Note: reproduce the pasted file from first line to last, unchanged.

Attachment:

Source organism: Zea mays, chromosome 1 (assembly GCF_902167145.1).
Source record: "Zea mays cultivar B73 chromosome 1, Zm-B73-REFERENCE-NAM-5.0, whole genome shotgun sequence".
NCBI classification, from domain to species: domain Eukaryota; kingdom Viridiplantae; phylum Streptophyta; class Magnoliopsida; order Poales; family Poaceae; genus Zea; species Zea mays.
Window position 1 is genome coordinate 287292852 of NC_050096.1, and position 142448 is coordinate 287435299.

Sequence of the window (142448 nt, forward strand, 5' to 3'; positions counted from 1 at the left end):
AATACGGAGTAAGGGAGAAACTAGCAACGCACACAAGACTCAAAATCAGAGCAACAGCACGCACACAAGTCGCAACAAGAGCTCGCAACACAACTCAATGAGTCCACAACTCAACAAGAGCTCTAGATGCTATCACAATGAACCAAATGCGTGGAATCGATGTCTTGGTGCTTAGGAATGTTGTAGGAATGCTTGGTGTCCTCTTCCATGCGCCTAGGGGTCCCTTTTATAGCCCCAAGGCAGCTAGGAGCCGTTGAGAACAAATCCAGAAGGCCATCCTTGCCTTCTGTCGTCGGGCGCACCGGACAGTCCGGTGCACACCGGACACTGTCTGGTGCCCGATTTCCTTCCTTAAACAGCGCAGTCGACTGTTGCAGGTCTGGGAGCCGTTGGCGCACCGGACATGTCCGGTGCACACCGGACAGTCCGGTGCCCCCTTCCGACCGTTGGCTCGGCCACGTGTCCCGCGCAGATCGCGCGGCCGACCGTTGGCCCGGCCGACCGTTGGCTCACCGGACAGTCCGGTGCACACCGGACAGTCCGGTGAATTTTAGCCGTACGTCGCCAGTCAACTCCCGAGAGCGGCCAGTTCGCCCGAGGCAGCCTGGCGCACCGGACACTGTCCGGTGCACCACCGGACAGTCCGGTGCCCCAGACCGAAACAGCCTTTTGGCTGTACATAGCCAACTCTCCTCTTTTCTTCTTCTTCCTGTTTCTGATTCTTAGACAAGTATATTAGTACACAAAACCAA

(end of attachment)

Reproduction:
Source organism: Zea mays, chromosome 1 (assembly GCF_902167145.1).
Source record: "Zea mays cultivar B73 chromosome 1, Zm-B73-REFERENCE-NAM-5.0, whole genome shotgun sequence".
NCBI classification, from domain to species: domain Eukaryota; kingdom Viridiplantae; phylum Streptophyta; class Magnoliopsida; order Poales; family Poaceae; genus Zea; species Zea mays.
Window position 1 is genome coordinate 287292852 of NC_050096.1, and position 142448 is coordinate 287435299.

Sequence of the window (142448 nt, forward strand, 5' to 3'; positions counted from 1 at the left end):
AATACGGAGTAAGGGAGAAACTAGCAACGCACACAAGACTCAAAATCAGAGCAACAGCACGCACACAAGTCGCAACAAGAGCTCGCAACACAACTCAATGAGTCCACAACTCAACAAGAGCTCTAGATGCTATCACAATGAACCAAATGCGTGGAATCGATGTCTTGGTGCTTAGGAATGTTGTAGGAATGCTTGGTGTCCTCTTCCATGCGCCTAGGGGTCCCTTTTATAGCCCCAAGGCAGCTAGGAGCCGTTGAGAACAAATCCAGAAGGCCATCCTTGCCTTCTGTCGTCGGGCGCACCGGACAGTCCGGTGCACACCGGACACTGTCTGGTGCCCGATTTCCTTCCTTAAACAGCGCAGTCGACTGTTGCAGGTCTGGGAGCCGTTGGCGCACCGGACATGTCCGGTGCACACCGGACAGTCCGGTGCCCCCTTCCGACCGTTGGCTCGGCCACGTGTCCCGCGCAGATCGCGCGGCCGACCGTTGGCCCGGCCGACCGTTGGCTCACCGGACAGTCCGGTGCACACCGGACAGTCCGGTGAATTTTAGCCGTACGTCGCCAGTCAACTCCCGAGAGCGGCCAGTTCGCCCGAGGCAGCCTGGCGCACCGGACACTGTCCGGTGCACCACCGGACAGTCCGGTGCCCCAGACCGAAACAGCCTTTTGGCTGTACATAGCCAACTCTCCTCTTTTCTTCTTCTTCCTGTTTCTGATTCTTAGACAAGTATATTAGTACACAAAACCAA